will not be able to be acquired, as discussed above. These three factors tend to rise and
fall together. A project with a large scope often requires high customization and many
changes in business strategy. The three types of business partner innovation discussed
in this paper are also most suited for different levels of these factors. Acquiring
innovations has been discussed as most suitable for low customization, low scope of
innovation, and low impact on business strategy. On the other hand, business partner
alliances are best for mid-range projects that have some customization, a medium
scope and a not insignificant impact on business strategy. OS innovation tends to
require high customization, a broad scope, and significant business strategy changes.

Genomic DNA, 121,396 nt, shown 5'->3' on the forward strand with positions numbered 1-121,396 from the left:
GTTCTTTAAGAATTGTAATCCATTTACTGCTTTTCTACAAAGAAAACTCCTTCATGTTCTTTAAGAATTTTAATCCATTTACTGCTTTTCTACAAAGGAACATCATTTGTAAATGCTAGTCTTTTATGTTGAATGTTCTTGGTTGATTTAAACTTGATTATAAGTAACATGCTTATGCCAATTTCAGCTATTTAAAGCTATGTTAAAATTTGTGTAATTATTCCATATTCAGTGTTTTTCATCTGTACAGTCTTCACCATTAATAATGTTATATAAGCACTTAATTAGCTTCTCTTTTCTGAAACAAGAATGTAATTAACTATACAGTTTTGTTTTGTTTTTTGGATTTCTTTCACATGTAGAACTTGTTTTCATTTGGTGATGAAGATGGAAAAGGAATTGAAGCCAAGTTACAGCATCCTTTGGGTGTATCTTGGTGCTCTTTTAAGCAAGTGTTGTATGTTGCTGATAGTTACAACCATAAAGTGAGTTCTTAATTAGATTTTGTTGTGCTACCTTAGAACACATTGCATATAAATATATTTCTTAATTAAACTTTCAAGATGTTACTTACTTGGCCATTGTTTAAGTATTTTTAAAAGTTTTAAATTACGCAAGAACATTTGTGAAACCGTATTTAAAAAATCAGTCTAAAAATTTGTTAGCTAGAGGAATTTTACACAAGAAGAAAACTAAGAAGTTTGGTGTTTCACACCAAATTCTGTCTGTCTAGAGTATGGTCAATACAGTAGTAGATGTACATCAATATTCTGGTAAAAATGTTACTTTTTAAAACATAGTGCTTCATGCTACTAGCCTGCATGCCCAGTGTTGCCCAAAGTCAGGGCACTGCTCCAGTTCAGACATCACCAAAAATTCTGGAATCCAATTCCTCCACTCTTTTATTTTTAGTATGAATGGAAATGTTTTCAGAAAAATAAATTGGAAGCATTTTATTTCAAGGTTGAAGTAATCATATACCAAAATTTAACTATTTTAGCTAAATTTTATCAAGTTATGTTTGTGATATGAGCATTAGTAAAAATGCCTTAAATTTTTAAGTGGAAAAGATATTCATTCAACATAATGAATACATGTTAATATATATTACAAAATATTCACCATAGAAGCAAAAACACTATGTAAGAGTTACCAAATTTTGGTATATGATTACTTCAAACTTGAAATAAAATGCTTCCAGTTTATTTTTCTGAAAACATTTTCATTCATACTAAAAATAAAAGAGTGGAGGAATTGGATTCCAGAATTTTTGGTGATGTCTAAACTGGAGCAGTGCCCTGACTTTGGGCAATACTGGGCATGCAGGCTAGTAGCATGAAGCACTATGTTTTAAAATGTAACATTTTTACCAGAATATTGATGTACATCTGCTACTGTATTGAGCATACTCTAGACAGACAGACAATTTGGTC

Each type of innovation has different degrees of variance related to Table II. The



Table II.
Characteristics of
business partner
innovation models

Innovation through
knowledge acquisition

Innovation through
strategic alliances

Open source
innovation model

Nature of
relationship with
business partner

Acquire business
partner’s privately held

innovation efforts.
Relationship can be
characterized as
‘‘partnership’’ or
depending on
the type of

Four levels of
integration relations,
from strict
supplier–buyer to
alliance-type of

Reason behind the
decision for

Purchase already
knowledge, adopt it
and utilize it

Know-how projects:
transfer of tacit
complementing an
existing knowledge
base Capacity
projects: bridge the
lack of internal
R&D resources for
less critical projects

Depends on level of
involvement. From
internally upon
existing, publicly
available knowledge
up to deliberate
creation of new
public knowledge
with goal to build